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Having reservations

Recently I went out to see a show with some friends of mine and we followed this up with drinks and dinner. 

We had a great time.  The show was witty, topical and a lot of fun and with a few drinks under our belts, we expected that dinner at an American-eatery-in-Soho would contribute some delicious state-side vittels to finish off our evening. 

But the restaurant didn’t take reservations – a pet peeve of mine. And in London it’s occurring with greater and greater frequency. 

Case in point: A friend and I had arranged to catch up at no-bookings Italian ‘tapas’ joint just off Carnaby Street. We planned to be there just before 7pm, not because that’s when we thought we’d be hungry or because the time was convenient for us but to ensure we got a table.

I remember when sans booking restaurant chain Jamie’s Italian opened in 2008 and we thought we’d head to one to give it a try. We queued outside – no room inside for waiting – for a ‘barely acceptable’ 15 minutes. I’ve been to a Jamie’s Italian only once since then – we were lucky to have only a five minute wait. 

To say I am put off by this policy is putting it mildly. I accept that if I haven’t booked I have to take what I can get but this we-don’t-take-bookings nonsense does not demonstrate any care for the customer’s experience. I don’t want to have to trawl the streets of Soho for a meal because of this free-for-all approach. What ever happened to looking after the customer?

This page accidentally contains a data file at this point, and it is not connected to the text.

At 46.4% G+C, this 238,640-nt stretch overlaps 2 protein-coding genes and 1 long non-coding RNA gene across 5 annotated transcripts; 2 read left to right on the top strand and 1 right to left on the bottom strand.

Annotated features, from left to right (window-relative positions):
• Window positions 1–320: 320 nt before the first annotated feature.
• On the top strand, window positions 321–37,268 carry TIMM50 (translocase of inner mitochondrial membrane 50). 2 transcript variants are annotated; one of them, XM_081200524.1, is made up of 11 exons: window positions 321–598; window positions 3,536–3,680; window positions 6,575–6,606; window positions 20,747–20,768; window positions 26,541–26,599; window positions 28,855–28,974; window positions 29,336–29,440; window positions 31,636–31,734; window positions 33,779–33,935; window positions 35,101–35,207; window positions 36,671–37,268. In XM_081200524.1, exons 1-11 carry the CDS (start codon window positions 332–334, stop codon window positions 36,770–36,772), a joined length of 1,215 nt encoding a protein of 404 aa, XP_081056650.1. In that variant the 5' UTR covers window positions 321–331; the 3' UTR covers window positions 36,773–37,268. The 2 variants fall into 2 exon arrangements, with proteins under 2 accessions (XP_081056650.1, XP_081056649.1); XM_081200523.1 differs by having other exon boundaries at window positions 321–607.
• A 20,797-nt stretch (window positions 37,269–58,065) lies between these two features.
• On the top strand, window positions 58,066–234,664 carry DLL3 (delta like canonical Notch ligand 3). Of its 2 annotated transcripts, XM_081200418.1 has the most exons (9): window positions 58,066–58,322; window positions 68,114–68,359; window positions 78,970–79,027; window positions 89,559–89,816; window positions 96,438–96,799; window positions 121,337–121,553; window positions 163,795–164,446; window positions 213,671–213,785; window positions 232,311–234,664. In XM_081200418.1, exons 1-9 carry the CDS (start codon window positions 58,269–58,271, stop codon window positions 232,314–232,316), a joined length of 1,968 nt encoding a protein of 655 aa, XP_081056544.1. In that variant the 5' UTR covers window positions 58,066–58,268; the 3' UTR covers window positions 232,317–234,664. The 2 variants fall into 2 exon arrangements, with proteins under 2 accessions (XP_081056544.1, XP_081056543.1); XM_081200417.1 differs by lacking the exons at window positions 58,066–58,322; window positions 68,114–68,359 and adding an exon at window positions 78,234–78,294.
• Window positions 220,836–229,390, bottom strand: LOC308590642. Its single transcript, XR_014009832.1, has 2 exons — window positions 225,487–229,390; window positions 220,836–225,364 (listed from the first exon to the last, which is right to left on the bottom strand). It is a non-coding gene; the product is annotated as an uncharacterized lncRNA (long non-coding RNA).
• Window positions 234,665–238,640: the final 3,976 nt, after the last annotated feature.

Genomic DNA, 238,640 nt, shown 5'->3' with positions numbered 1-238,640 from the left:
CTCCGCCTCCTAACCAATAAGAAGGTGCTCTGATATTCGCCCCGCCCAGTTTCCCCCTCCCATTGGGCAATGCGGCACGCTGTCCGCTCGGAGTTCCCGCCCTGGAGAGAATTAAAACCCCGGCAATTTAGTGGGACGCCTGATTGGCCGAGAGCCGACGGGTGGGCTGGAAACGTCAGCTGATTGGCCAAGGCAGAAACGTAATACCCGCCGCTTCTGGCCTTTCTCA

The Italian tapas restaurant’s website offered an explanation of sorts: apparently their casual Venetian ‘bacaros‘ are designed to encourage the locals to pop in for a bite to eat and to build a sense of community among the regulars. They have four sites in Central London, none of which take bookings. Who are these ‘locals’ I wonder?

In any case it would appear a) these places are doing rather well and that b) the standing in line has become a badge of honour, After all, if you’ve queued (or waited in the bar) for at least an hour, the food had better be rave-worthy, or at least good enough for you to tell everyone about. I don’t know about you but after an hour, my palate becomes a little less discerning, swamped by either the drink-while-I-waited or the sounds of my stomach growling with hunger.

Luckily last night’s drinks were at a favourite watering hole just two doors down from a no-booking restaurant we were keen to try so my friend kindly did a little reconnaissance before we gave up our pre-dinner perch. And the meal was delicious.

But I have my reservations as to how long I really would have waited for it.

Kym Hamer

The Next Ten Years Managing Partner Kym Hamer is an International Business Coach with deep expertise in business strategy, marketing and customer-first proposition development for sales and profit growth. She’s delivered change across a wide range of organisations and sectors (including B2B, Manufacturing, Consumer Goods, Travel, Media and Education) and combines her collaborative, pragmatic style with an ability to create clarity and focus, engaging people in new thinking and embedding new initiatives as ongoing practice. Kym is also a speaker who inspires, creates momentum and brings clarity to new and complex ideas. Kym’s purpose is to help businesses to grow their reputation, revenue and profits with powerhouse positioning, an entrepreneurial mindset and supercharged storytelling.

This Post Has 2 Comments

  1. Melvin Haskins

    If I walk into a restaurant that I have not booked a table at, and am told that the wait time is 15 minutes, 30 minutes or longer, I walk out and go to another restaurant. The likelihood of my visiting the establishment ever again is very low. There are enough restaurants in most City centres that this has never failed me to date.

    1. Kym Hamer

      Yes, there are always plenty of options but I’m always surprised that restaurants think that asking you to wait will buy them your loyalty – clearly it won’t be ours!

      Thanks for your comment Melvin.

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